# [swift-evolution] Implicit truncation

Xiaodi Wu xiaodi.wu at gmail.com
Mon May 22 09:35:49 CDT 2017

```I should add: thanks for sharing real-world info on learning and teaching
Swift. I agree that it's important to consider how the language is picked
up by new users. Here, what I'm saying is that I think your learners have
missed a much larger pedagogical point. When I teach new learners, whether
it's C or Python or Swift, I introduce the notion that programming
languages treat integers specially, and that any time an operation produces
a fractional value in basic math, the integer math equivalent in a
programming language often drops the fractional part. I find that learners
who have had this introduction do not subsequently struggle with
float-to-int casting in C, for example.

On Mon, May 22, 2017 at 09:09 Xiaodi Wu <xiaodi.wu at gmail.com> wrote:

> Let's be clear: it _is_ rounded, just toward zero. It is consistent with
> the behavior of integer division. I would guess that your students also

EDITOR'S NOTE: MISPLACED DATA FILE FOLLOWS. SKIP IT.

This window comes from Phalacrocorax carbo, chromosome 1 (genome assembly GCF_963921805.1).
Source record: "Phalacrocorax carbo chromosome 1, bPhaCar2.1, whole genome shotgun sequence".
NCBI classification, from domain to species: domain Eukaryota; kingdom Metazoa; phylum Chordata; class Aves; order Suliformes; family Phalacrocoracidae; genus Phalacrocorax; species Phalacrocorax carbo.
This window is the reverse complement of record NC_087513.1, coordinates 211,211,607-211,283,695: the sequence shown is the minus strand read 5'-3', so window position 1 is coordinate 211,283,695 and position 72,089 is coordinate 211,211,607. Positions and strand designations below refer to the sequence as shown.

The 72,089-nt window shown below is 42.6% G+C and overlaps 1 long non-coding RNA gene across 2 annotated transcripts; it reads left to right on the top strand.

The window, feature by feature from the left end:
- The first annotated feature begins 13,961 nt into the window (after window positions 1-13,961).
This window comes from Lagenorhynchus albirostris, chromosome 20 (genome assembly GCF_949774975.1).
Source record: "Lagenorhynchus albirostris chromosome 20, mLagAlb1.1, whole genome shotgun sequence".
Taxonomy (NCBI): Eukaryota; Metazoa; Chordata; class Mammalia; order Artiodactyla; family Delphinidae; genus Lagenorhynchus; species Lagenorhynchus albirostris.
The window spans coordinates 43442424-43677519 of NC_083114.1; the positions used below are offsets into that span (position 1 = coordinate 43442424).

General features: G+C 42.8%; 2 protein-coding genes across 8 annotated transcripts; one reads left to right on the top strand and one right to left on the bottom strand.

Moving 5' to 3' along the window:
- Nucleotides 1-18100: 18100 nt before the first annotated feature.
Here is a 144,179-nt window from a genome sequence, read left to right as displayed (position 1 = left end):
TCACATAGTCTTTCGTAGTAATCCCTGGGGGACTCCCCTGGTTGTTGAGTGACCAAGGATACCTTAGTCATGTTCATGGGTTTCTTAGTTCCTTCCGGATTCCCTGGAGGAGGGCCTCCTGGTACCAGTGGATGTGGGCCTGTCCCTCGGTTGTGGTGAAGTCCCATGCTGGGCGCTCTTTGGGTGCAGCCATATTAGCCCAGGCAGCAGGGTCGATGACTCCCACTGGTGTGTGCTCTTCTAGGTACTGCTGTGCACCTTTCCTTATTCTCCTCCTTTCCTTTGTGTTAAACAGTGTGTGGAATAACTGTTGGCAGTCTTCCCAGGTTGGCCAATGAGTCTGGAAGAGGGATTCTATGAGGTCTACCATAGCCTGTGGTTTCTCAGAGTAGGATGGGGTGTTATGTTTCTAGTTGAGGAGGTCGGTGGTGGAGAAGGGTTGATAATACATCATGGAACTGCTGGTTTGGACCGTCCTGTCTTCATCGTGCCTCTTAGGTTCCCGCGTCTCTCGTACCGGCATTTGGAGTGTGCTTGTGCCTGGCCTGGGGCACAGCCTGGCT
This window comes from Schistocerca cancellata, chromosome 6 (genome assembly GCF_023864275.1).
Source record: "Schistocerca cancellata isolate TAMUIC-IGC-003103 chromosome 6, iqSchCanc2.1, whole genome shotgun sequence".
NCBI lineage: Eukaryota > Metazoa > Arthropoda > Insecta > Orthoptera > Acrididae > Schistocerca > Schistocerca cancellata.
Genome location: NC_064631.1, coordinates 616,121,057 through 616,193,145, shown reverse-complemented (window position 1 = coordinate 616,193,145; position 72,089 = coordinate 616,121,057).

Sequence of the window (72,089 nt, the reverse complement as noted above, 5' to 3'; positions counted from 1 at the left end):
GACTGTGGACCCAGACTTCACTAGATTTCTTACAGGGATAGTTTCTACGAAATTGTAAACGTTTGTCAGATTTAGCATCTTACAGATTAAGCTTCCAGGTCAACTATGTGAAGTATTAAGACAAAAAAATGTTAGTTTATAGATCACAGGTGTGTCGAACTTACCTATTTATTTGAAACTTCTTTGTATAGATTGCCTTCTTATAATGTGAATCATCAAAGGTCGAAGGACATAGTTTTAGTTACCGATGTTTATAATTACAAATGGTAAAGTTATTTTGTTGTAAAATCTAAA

> repeatedly struggle with the result that `2 / 3 == 0`? If so, they have not
> been taught some important fundamentals of integer arithmetic. If not, then
> it should be natural that `Int(2 / 3 as Double == Int(2 / 3 as UInt)`.
> On Mon, May 22, 2017 at 08:06 Rudolf Adamkovič <salutis at me.com> wrote:
>
>>
>> > On 22 May 2017, at 14:18, Xiaodi Wu <xiaodi.wu at gmail.com> wrote:
>> >
>> > What are the "subtle bugs all over the place" that you observe, and
>> what did those users expect to happen?
>>
>> They pretty much universally expect the value to be rounded. When this
>> happens, I tell them about this language called C (… insert long story here
>> ...) and we replace "Int(foo)" with "foo.rounded()”. We write a unit test
>> and move on. So far, so good. However, two weeks later, they do it again.
>> And again. If the initializer said “truncating” or something along those
>> lines, I’m sure they wouldn’t pick that one. They are all smart people,
>> it’s just that there’s absolutely no “visible clue” and they don’t expect
>> this to be the default behavior.
>>
>> P.S. I haven’t followed the “integer protocols” debate and had no idea
>> that “this issue is settled” and that it "cannot go back”. Also, I have no
>> time nor interest to "bikeshed endlessly”. I just wanted to share
>> real-world experience/observation with smart people in here (like you) to
>> improve the language going forward.
>>
>> Thank you!
>>
>> R+
>>
>>
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